O'Riordan, M., Aktürk, Z., Ortiz, J. M. B., Dağdeviren, N., et al. (2011) 'Dealing with uncertainty in general practice: an essential skill for the general practitioner.' Quality in Primary Care, 19(3), pp 175-181.

 

Randall, V., McNally, L., and Wait, T. (2019) 'Threshold Concepts in Anatomy Dissection,' Conference on Collaborating Around Threshold Concepts in Health, (June),  Dundee, Scotland.

 

Taylor, T. S., Raynard, A. L., and Lingard, L. (2019) 'Perseverance, faith and stoicism: a qualitative study of medical student perspectives on managing fatigue.' Medical education. 53(12): pp. 1221-1229. https://doi.org/10.1111/medu.13998

 

Wayne, S., Dellmore, D., Serna, L., Jerabek, R., et al. (2011) 'The association between intolerance of ambiguity and decline in medical students' attitudes toward the underserved.' Academic Medicine, 86(7), pp. 877-882. https://doi.org/10.1097/ACM.0b013e31821dac01

Appendices

None.

Declarations

There are no conflicts of interest.
This has been published under Creative Commons "CC BY-SA 4.0" (https://creativecommons.org/licenses/by-sa/4.0/)

Ethics Statement

The study was determined as Exempt Protocol PED-86-4343, eIRB ref #913361. The Amendment 12 for your EXEMPT human subjects’ research protocol PED-86-4343 entitled, “Exploring Threshold Concepts in Medicine through Medical Student Reflective Practice Essays," was reviewed and determined on April 16, 2019 by Sharon M. Randall, Exempt Determination Official to not affect the original exemption of this protocol under the provision of 32 CFR 219.101(b) (l). Institutional Review Board, Uniformed Services University of the Health Sciences.

External Funding

This article has not had any External Funding

Reviews

Please Login or Register an Account before submitting a Review

Megan Anakin - (28/06/2020) Panel Member Icon
/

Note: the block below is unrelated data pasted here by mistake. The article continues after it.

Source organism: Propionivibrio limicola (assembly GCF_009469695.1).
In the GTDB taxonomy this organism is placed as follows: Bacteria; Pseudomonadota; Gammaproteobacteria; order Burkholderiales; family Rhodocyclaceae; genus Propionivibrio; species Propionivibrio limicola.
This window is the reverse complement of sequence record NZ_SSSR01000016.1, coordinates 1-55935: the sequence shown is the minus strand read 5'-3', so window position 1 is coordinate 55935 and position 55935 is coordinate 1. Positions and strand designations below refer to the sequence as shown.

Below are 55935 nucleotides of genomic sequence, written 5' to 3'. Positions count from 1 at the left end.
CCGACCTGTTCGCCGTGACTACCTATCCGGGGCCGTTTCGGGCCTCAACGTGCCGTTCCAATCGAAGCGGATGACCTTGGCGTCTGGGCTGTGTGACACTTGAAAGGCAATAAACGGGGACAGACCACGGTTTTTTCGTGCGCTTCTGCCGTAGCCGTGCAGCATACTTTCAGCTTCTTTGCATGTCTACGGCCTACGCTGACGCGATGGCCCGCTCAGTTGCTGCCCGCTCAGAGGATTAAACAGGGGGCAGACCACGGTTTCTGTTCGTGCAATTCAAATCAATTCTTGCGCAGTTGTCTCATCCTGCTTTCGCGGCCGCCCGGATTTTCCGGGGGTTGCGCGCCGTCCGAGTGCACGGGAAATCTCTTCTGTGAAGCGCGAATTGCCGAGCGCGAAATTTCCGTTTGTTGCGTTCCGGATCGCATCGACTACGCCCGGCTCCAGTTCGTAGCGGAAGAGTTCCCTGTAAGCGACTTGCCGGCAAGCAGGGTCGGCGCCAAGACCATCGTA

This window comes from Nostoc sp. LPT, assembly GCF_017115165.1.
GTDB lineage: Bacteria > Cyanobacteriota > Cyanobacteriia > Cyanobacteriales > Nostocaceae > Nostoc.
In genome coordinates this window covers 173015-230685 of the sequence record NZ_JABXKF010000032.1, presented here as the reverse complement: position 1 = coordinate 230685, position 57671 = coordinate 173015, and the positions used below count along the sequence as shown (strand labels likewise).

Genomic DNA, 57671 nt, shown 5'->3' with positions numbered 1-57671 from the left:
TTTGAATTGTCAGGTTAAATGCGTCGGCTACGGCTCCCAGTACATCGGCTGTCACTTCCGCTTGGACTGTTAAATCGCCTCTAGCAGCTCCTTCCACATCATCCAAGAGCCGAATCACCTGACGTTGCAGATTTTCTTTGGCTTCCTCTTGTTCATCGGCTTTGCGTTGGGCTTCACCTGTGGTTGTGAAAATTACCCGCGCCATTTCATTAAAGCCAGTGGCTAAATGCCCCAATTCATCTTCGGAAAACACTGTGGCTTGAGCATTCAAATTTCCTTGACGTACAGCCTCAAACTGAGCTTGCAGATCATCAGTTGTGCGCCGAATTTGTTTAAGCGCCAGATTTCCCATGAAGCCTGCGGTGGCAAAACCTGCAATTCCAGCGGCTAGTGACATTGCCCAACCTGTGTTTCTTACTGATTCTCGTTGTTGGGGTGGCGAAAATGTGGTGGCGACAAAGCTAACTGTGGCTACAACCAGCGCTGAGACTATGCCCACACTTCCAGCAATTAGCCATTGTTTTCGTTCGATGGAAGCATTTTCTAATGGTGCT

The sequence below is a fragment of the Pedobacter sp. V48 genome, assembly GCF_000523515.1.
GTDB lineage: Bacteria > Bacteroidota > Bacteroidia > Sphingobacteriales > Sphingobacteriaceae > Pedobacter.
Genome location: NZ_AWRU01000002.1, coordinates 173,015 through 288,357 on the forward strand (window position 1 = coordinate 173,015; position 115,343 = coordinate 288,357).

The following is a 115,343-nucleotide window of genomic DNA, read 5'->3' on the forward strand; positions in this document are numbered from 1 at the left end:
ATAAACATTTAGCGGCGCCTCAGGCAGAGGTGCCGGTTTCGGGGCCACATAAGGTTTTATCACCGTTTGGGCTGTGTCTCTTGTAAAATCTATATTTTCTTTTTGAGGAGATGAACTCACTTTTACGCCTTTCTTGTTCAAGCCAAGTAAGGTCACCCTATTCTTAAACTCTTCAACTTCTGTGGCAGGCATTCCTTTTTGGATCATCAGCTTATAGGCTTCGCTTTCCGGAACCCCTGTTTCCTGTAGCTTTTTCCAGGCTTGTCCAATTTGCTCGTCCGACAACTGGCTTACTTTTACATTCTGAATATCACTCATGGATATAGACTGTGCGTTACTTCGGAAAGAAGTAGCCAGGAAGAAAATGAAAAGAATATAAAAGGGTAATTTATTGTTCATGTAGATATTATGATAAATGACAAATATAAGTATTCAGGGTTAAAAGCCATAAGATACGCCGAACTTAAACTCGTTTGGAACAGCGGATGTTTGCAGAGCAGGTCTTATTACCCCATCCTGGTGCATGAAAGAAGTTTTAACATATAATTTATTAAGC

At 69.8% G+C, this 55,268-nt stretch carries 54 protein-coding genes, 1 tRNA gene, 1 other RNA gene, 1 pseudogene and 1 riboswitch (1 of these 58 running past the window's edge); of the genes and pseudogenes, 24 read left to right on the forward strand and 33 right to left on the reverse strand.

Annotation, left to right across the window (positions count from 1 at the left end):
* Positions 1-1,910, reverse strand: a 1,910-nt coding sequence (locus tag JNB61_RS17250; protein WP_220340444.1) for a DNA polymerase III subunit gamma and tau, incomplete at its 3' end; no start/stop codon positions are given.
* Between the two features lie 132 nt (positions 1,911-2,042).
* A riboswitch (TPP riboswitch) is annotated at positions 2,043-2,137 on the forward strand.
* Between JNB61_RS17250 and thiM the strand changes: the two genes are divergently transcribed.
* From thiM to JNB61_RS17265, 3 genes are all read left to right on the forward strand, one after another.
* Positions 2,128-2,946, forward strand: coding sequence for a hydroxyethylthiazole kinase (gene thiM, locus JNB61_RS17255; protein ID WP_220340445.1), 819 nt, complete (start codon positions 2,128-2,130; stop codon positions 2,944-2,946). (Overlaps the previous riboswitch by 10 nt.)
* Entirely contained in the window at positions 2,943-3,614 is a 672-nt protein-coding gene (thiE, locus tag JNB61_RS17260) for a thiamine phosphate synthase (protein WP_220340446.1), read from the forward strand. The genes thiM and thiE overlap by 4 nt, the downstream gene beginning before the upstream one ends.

Thank you for publishing this article. I am working on this topic with colleagues and I read your article with great interest. The introduction provides an overview and definition of uncertainty including a model for understanding phases of learning about uncertainty. The second to last paragraph in the introduction about Threshold Concepts is tangential to the focus of the article since the authors do not pursue this theoretical framework in their study. The authors may wish to omit this paragraph to make room for other background information. Missing from the introduction is background information about other studies that provide the rationale for the current study. The authors may wish to state the aim of their study at the end of the introduction to help the reader better appreciate the alignment of the methods chosen and their use of Mezirow’s ideas as the theoretical framework for this study. In the last two sentences of the methods, the authors begin reporting their results. Please consider moving the reporting of themes to the results section. Please also considering moving analysis procedures in the results section into the methods and renaming the third section ‘results’ only. Please consider explaining how the 10 phases of learning were reduced to four items listed in the first paragraph of the results in the methods section. When reporting quotations from participants’ essays, please provide an attribution. Please explain the process of randomly assigning an anonymous identification code to each essay to protect the identity of the participants in the methods section then use the codes when reporting quotations in the results section. This detail will address the readers’ concern that all quotations are unattributed so that there is no way of knowing if all quotations are from one source, a limited number of sources, or from a wide range of essays. This important step will enhance the trustworthiness, robustness, and representativeness of your findings. Please consider explaining the headings placed before the quotations. The reader needs more information to make sense of the quotations that are provided outside of the main text. Please note that the subsection heading ‘D. Integration’ does not match the name of this theme stated in the first paragraph of the results (i.e. ‘reintegration). This mismatch should be corrected. The authors may wish to enhance the first two paragraphs of their discussion section by reminding the reader how the findings address the aim of the study and by emphasising the features of the findings that further our understanding of how students cope with ambiguity and uncertainty. Please consider enhancing the strengths and limitations section of the discussion by following the advice from Lingard, L. (2015). The art of limitations. Perspectives on Medical Education, 4(3), 136-137. I look forward to reading the second version of this article.